retinue (comiti of the king) to pass, ride or stay, to carry bows and
arrows with them and practice archery ; with power to punish contrariants
at discretion."

English statutes can be found here

http://www.statutelaw.gov.uk

Regards

Graham

Posted: Sun Sep 07, 2008 7:06 pm
by the real lord duvet
Dave Key wrote:
The vols are BIG and come in French & English.

The Volumes I referenced are the George III reprint of all English Legislation. The publication dates are quite wide as there were alot published ... but if I recall correctly Vol 2 was 1816.

Cheers
Dave


Them's the ones I meant too. At one point they were intending to throw them in a skip and I could have taken them all home....

Posted: Mon Sep 08, 2008 1:50 am
by Dave Key
Graham Field wrote:
Calendar Patent Rolls are not the same as the Statutes of the Realm. Useful and well worth a browse though they may be.


Yes, although I did check before posting and the first one I came across, was for the enforcement of the statute given in the example above:

http://sdrc.lib.uiowa.edu/patentrolls/r2v5/body/Richard2vol5page0074.pdf

"Appointmentof the king's knight John Golofre to superintend
(supervid end')in the king's name all yeomen of the household and others
below that rank, whatever their estate or office, and to compel them,
wherever throughout England or from elsewhere they happen in the
retinue (comiti of the king) to pass, ride or stay, to carry bows and
arrows with them and practice archery ; with power to punish contrariants
at discretion."

English statutes can be found here

http://www.statutelaw.gov.uk

Regards

Graham


Graham,

Nice reference and I hadn't realised they had some of the old Statutes on the Ministry of Justice Website ... pretty selective list of early Statutes though :-(

Cheers
Dave

Posted: Mon Sep 08, 2008 9:16 am
by Graham Field
Hi

Yes quite sparse, it would nice to see them add more over time.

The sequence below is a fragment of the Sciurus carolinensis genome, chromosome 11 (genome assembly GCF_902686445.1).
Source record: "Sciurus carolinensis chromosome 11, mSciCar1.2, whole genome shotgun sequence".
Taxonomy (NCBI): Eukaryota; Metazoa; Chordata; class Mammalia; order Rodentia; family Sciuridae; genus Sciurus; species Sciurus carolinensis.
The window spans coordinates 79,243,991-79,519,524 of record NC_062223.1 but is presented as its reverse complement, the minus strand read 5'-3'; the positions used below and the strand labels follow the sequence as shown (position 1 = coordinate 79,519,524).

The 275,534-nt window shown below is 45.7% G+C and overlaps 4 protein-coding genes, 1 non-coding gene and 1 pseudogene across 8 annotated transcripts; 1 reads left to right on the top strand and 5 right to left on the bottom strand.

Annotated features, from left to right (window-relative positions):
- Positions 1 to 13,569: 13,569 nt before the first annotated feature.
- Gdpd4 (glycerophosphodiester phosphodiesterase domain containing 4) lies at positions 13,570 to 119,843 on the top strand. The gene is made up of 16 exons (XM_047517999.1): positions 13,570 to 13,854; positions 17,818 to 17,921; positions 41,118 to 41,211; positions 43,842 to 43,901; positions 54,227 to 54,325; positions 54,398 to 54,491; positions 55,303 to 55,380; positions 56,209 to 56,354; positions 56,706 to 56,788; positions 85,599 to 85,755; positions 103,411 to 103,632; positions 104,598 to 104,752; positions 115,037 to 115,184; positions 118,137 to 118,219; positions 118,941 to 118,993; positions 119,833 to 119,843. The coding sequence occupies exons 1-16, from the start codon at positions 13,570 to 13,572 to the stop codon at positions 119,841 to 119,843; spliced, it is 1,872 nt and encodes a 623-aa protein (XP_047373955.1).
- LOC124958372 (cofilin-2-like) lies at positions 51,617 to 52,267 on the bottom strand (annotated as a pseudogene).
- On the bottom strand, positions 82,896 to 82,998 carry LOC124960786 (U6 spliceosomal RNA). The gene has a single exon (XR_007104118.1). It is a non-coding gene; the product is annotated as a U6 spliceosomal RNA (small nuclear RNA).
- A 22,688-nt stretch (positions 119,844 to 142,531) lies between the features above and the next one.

Regards

Graham

Posted: Tue Sep 09, 2008 10:21 pm
by Ben Rodgers
Thank you all for your replies, #ive looked into the areas uyou have suggested the only problem is the book Statute of the Realm unfortunatley I cant find anywhere not even in library's which is a shame as would have been useful but thank you all so far for your knowledge

Posted: Tue Sep 09, 2008 10:36 pm
by Merlon.
Try searching on COPAC
http://copac.ac.uk/
There are 141 copies of "Statutes of the Realm" in Libraries scattered across the UK.
Depending on the Library you may need to get a letter of introduction.
Good luck

Posted: Tue Sep 09, 2008 10:36 pm
by Ben Rodgers
Sorry what is a letter of introduction

Posted: Tue Sep 09, 2008 10:44 pm
by Merlon.
Some of the more important archives and collections will not allow you access, unless you have a letter from someone like your course tutor or professor. Basically it's to prove you are not a nutter who will steal, deface, destroy material in the collection.
Identify the library closest to you with a copy and talk to the chief librarian or archivist there about what you need to provide to gain access

Posted: Wed Sep 17, 2008 1:47 pm
by Langley
Next question - how many of them have been repealed? Is football still illegal? Do I have to have a shave because my beard will interfere with my archery?

Posted: Thu Sep 18, 2008 8:00 pm
by gregory23b
Laws that have not been enacted for certain periods of time become automatically redundant, a reform act came about in the 19thc IIRC, so the idea that archery practice being still mandatory (for example) is a modern myth, it has not been mandatory for hundreds of years.

Some leag bod will be able to put the above into more coherent phrasing, but the gist being, old statute laws are defunct if not used over a period of time or superseded by other ones.

Posted: Fri Sep 19, 2008 12:32 pm
by Colin Middleton
Langley wrote:Do I have to have a shave because my beard will interfere with my archery?


I'd love you to try and explane that one to our archery captin! :D

gregory23b wrote:Some leag bod will be able to put the above into more coherent phrasing, but the gist being, old statute laws are defunct if not used over a period of time or superseded by other ones.


I wonder if our government know that...

Posted: Fri Sep 19, 2008 1:18 pm
by Langley
Jorge - you spoilsport. I suppose I have to go and pull the arrows out of the Welshman I found wandering around Hereford after midnight too.